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NHL trade deadline is approaching with a flurry of trades expected


Last Friday's game between the Philadelphia Flyers and Washington Capitals had the potential to upend not only the playoff race in the Eastern Conference but the NHL trading market with the deadline coming up fast.

Despite the 5-2 Capitals win, Washington is now expected to sell after falling flat in a loss to Arizona two days later. The Flyers could do some deals because it is unexpectedly in a playoff spot with less than six weeks to go in the regular season.

With many teams in limbo, the weekend provided some much-needed clarity around the league one year after the 2023 trade season featured a ton of big-name players changing places well before the deadline. Expect a flurry of activity as the week goes on ahead of the Friday 3 p.m. EST deadline.

“Everybody’s kicking tires,” Coyotes general manager Bill Armstrong said Sunday. “I think there were some big guys that went early and everybody’s trying to put some pieces together on their team that will help it and people are trying to look for the best value possible.”

There is value to be found at just about every position for Stanley Cup contenders looking for an upgrade.

Need a scoring winger? How about Pittsburgh's Jake Guentzel. A No. 1 goaltender? Calgary's Jacob Markstrom is signed through 2026. A do-it-all fourth-line center? Washington's Nic Dowd is under contract for two potential playoff runs. Defensemen? Philadelphia has three pending free agents in Sean Walker, Nick Seeler and Marc Staal.

“We’re still open,” Flyers GM Briere said Friday night in Washington. “There’s been a lot of discussions. There’s a lot going on. You’ve seen what’s happened in the market. There’s obviously a lot of defensemen that are gone now, so we’re getting a lot of calls on our guys.”

Dallas last week got arguably the best defenseman available in acquiring Chris Tanev from the Flames and didn't have to give up a first-round pick to do it. Calgary's Noah Hanifin could also still be traded, along with Capitals veteran Joel Edmundson, among others at the position.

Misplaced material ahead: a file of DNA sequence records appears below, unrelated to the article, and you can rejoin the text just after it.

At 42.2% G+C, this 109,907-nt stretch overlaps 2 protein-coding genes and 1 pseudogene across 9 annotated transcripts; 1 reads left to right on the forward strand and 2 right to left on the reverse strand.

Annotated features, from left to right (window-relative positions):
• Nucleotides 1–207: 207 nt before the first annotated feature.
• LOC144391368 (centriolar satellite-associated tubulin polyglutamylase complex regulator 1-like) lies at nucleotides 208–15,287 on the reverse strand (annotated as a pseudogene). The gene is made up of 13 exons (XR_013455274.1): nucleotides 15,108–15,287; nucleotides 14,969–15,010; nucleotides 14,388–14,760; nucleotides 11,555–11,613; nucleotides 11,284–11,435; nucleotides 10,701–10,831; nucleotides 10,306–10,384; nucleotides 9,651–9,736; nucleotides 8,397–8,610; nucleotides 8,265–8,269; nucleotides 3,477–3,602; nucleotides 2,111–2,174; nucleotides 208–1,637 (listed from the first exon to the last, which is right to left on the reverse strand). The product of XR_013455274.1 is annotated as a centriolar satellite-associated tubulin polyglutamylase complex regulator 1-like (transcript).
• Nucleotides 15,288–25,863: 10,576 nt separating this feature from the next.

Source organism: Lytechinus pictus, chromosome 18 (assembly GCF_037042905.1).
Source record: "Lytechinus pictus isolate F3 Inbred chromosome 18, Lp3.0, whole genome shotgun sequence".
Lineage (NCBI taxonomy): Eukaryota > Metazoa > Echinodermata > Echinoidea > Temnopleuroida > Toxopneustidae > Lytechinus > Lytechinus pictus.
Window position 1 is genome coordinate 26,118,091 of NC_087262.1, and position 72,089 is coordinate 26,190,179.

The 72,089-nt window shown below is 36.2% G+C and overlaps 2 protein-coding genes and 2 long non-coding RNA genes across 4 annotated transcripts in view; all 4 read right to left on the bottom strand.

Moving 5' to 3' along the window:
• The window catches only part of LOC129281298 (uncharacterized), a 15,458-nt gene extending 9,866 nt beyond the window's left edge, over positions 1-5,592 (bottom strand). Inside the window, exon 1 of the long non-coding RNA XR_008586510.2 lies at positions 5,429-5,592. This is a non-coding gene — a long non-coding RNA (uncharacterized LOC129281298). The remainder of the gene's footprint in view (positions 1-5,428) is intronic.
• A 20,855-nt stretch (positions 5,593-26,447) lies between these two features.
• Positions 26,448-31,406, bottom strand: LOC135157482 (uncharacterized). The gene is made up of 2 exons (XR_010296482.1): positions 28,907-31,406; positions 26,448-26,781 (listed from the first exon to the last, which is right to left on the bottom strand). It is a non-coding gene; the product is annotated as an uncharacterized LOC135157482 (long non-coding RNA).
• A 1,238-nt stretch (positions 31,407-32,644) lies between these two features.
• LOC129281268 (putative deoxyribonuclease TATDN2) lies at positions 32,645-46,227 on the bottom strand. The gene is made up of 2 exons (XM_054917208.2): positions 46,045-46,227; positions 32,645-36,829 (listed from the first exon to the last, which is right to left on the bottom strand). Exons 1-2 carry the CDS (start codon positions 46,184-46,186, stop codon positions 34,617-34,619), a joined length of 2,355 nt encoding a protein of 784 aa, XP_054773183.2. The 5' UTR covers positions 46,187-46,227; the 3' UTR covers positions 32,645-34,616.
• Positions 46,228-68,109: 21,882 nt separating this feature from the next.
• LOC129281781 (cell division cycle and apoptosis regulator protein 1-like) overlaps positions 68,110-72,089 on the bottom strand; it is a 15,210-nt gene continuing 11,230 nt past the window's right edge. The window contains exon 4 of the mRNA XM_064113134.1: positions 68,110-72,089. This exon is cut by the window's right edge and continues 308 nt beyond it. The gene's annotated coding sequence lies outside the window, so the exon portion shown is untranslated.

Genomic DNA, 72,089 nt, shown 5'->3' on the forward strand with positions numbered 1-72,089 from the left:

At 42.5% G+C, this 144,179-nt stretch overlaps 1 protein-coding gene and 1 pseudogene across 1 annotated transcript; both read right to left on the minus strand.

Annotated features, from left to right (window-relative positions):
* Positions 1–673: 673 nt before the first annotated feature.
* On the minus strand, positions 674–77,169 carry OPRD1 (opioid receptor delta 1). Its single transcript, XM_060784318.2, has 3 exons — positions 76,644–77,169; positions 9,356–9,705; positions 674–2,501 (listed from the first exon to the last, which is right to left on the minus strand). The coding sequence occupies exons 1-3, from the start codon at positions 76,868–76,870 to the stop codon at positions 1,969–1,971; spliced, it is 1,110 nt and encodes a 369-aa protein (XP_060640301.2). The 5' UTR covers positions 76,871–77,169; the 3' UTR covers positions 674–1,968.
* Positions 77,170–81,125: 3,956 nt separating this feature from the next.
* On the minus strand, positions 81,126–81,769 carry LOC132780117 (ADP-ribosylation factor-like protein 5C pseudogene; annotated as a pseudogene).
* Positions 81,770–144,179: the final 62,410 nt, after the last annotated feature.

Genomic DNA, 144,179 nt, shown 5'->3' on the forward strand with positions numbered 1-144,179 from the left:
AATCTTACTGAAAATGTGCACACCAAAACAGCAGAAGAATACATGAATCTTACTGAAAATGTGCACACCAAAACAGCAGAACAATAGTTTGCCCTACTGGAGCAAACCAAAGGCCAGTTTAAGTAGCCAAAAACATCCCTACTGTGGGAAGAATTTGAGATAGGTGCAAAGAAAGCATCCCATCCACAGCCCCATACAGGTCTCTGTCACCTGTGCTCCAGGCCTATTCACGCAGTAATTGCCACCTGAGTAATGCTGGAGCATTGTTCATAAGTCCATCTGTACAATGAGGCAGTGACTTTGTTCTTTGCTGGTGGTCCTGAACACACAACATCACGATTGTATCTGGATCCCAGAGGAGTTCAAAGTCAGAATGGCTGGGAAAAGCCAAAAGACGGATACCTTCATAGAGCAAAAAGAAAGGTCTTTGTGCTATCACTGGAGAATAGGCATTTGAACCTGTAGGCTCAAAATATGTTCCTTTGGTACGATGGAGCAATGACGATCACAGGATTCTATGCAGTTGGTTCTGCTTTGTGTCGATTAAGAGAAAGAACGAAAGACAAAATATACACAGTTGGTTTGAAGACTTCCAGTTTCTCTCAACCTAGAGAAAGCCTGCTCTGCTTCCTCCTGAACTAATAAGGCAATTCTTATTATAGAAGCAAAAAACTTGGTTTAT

What might start the dominos falling? Pittsburgh lost at Calgary and Edmonton on back-to-back days, which could push GM Kyle Dubas closer to being a seller after he said their play would determine how he approaches the deadline.

By the time bitter rivals face off Thursday in Pittsburgh, the rosters of the Capitals and Penguins could look drastically different.

“Our priority would be the future of our club,” Capitals GM Brian MacLellan said. “All decisions will be based on (that). It’s not, ‘Hey, we’re going to go out and rent a guy for the playoffs.’ We’re not in that game. We’re here to look for opportunities to find more young players, add more young players to our roster and compete.”

While the Capitals and Penguins, and to some extent the St. Louis Blues, are among the recent champions looking to tweak their rosters, the list of those competing for the Cup this season include Toronto, Detroit, Vegas, Colorado, Dallas, Winnipeg, Edmonton, Vancouver, Boston, Florida and the New York Rangers.

They are expected to be the league's biggest buyers, looking for the right combination of rental players and those signed beyond this year.

“There’s people calling on everything right now,” Armstrong said Sunday, pumping the brakes on the rental market because recent seasons have made his colleagues rethink the process. "People are understanding how important the draft is and probably more now just trying to hold onto their picks and not give up as much on the trade deadline.

"But if you need a piece to complete your team, whether that might be depth or it’s an injury that has occurred, you’ve got to get it done.”

Teams worth watching include the Capitals, who may trade at least Edmundson and Anthony Mantha; New Jersey, which could decide the future of Tyler Toffoli; Anaheim, which may trade Adam Henrique and perhaps All-Star Frank Vatrano; and the San Jose Sharks offloading a handful of players in their lost season.

No team is more fascinating than the Flyers, who are surprisingly contending but are balancing winning now with accumulating assets for years to come when they can try to win it all.

“I’d have to say it’s a good problem to have because if the team doesn’t play the way they have, we’re not getting the attention from other teams about our players," Briere said. “Everything’s on the table, and we’re trying to figure out what’s best for the future.”